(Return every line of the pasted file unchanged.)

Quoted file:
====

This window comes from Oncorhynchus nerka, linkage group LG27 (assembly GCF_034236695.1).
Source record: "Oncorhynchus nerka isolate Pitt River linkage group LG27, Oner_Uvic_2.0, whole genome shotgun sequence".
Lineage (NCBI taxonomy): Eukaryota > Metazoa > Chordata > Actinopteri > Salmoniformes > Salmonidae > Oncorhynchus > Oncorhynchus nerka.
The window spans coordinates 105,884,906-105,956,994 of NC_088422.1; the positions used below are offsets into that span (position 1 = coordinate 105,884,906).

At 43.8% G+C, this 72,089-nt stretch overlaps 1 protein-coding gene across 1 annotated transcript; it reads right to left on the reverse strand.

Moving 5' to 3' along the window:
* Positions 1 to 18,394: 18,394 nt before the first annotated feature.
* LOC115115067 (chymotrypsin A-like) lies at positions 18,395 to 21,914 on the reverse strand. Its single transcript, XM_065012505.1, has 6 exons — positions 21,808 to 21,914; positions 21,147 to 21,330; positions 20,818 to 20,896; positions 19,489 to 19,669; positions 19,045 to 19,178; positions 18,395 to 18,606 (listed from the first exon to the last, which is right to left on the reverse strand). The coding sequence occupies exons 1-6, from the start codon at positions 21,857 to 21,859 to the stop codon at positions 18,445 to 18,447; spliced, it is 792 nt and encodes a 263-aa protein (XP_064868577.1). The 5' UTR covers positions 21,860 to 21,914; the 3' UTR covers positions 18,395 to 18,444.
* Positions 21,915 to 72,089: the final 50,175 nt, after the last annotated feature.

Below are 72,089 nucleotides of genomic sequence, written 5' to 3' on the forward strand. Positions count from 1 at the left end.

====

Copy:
This window comes from Oncorhynchus nerka, linkage group LG27 (assembly GCF_034236695.1).
Source record: "Oncorhynchus nerka isolate Pitt River linkage group LG27, Oner_Uvic_2.0, whole genome shotgun sequence".
Lineage (NCBI taxonomy): Eukaryota > Metazoa > Chordata > Actinopteri > Salmoniformes > Salmonidae > Oncorhynchus > Oncorhynchus nerka.
The window spans coordinates 105,884,906-105,956,994 of NC_088422.1; the positions used below are offsets into that span (position 1 = coordinate 105,884,906).

At 43.8% G+C, this 72,089-nt stretch overlaps 1 protein-coding gene across 1 annotated transcript; it reads right to left on the reverse strand.

Moving 5' to 3' along the window:
* Positions 1 to 18,394: 18,394 nt before the first annotated feature.
* LOC115115067 (chymotrypsin A-like) lies at positions 18,395 to 21,914 on the reverse strand. Its single transcript, XM_065012505.1, has 6 exons — positions 21,808 to 21,914; positions 21,147 to 21,330; positions 20,818 to 20,896; positions 19,489 to 19,669; positions 19,045 to 19,178; positions 18,395 to 18,606 (listed from the first exon to the last, which is right to left on the reverse strand). The coding sequence occupies exons 1-6, from the start codon at positions 21,857 to 21,859 to the stop codon at positions 18,445 to 18,447; spliced, it is 792 nt and encodes a 263-aa protein (XP_064868577.1). The 5' UTR covers positions 21,860 to 21,914; the 3' UTR covers positions 18,395 to 18,444.
* Positions 21,915 to 72,089: the final 50,175 nt, after the last annotated feature.

Below are 72,089 nucleotides of genomic sequence, written 5' to 3' on the forward strand. Positions count from 1 at the left end.